I think the reason for the cynicism in certain characters like Fifield is to make Shaw stand out more. She's optimistic about the mission, and that creates an interesting dynamic between the characters.
* The issue here is; what the viewer knows is not = to what the characters know/believe.
- The viewer knows there will be space alien monsters in the movie/story.
- The two scientists, Fifield and Milburn, do not expect that and they do not believe in that possibility.
* This is based on Vickers who set up the mission and who hired the two scientists.
- Vickers expected to find nothing important on LV-223 as she stated in the movie.
She was convinced no giant space aliens would be found.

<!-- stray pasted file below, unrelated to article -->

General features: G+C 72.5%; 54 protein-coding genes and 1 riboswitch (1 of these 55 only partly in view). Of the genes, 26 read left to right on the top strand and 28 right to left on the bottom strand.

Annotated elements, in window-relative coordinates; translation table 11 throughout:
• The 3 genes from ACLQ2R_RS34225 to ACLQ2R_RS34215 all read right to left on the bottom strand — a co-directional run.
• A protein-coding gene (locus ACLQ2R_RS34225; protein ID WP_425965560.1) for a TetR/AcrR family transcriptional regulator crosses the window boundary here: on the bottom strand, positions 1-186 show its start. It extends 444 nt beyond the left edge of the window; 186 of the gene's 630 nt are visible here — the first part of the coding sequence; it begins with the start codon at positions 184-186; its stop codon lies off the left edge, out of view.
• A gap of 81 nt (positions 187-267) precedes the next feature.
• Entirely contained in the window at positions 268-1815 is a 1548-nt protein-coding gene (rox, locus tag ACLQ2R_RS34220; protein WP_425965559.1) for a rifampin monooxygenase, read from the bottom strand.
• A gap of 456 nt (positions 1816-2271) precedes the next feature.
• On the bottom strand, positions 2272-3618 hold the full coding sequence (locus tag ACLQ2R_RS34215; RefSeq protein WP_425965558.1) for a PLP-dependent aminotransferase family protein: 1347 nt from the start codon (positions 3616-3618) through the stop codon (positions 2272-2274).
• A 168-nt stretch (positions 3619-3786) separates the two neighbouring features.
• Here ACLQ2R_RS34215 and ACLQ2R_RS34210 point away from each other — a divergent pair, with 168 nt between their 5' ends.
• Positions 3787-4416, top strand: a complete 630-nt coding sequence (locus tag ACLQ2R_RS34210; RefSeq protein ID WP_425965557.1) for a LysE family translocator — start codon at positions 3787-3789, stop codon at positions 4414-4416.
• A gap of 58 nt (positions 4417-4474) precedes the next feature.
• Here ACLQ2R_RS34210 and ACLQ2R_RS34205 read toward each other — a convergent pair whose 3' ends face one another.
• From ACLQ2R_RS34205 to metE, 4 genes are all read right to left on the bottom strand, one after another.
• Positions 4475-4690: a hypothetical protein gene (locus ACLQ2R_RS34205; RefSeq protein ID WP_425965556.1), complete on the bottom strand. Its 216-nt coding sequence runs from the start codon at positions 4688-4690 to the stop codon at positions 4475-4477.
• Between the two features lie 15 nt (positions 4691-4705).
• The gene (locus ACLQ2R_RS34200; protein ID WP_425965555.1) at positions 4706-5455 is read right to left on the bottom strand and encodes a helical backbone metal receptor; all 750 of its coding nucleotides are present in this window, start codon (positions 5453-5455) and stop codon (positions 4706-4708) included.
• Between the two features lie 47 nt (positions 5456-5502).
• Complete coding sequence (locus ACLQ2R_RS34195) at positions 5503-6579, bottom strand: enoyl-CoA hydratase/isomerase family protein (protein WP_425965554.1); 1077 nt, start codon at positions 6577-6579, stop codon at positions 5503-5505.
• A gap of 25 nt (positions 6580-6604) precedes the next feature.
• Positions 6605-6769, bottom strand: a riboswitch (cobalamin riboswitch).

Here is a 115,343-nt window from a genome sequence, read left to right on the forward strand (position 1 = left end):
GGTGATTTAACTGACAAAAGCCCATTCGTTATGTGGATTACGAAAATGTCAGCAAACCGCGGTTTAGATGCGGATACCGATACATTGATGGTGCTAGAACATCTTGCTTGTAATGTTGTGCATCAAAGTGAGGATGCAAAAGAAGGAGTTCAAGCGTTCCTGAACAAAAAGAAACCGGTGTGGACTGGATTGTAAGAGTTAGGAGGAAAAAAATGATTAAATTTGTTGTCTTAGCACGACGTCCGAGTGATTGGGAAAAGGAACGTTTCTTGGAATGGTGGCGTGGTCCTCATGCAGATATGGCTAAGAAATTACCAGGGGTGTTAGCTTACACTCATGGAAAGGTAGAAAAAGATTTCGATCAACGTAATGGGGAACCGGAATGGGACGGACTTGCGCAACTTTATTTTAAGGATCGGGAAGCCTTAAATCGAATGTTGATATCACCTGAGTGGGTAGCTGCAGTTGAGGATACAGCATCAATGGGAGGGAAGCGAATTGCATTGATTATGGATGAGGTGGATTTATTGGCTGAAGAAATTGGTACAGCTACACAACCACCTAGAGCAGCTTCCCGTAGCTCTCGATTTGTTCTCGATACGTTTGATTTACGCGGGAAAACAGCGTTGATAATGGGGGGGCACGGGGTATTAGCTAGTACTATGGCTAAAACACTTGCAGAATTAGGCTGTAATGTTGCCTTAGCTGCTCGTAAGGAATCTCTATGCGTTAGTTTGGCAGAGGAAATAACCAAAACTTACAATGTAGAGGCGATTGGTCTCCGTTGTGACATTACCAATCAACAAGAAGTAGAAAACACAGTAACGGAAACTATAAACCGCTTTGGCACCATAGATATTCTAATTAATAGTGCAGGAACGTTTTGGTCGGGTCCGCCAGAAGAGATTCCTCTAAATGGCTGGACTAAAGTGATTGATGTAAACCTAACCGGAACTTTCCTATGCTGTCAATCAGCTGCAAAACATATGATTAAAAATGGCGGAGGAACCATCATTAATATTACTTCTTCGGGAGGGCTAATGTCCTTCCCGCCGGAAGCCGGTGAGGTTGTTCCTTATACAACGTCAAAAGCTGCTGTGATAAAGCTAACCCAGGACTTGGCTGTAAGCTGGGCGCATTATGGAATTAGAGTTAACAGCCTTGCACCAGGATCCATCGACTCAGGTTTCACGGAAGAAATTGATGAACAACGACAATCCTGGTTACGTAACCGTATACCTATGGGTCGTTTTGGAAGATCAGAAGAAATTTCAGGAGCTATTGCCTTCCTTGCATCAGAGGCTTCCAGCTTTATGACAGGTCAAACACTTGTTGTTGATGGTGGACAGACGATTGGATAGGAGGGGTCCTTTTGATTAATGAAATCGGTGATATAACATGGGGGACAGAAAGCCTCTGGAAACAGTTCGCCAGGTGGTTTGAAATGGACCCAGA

She hired a geologist and biologist who were completely against Shaw's theory.
- The two scientists made this clear in the staff briefing.
* Logically the two scientists not only didn't believe in giant space aliens, they had no interest in giant space aliens.
- This is why Milburn walked away from the decapitated Engineer.
- This is why Fifield says to Shaw that he had no interest with giant space aliens.
They were hired because they agreed with Vickers and not Shaw.
* But Milburn was interested in primitive life forms like worms and snakes.
This is why Milburn tried to examine or even capture the Hammerpede.
Wildlife experts do that kind of thing in our world, for research or for putting animals in zoos; And several of them have been killed by poisonous snakes in non fiction.
It is plausible that this can happen to a character like Milburn.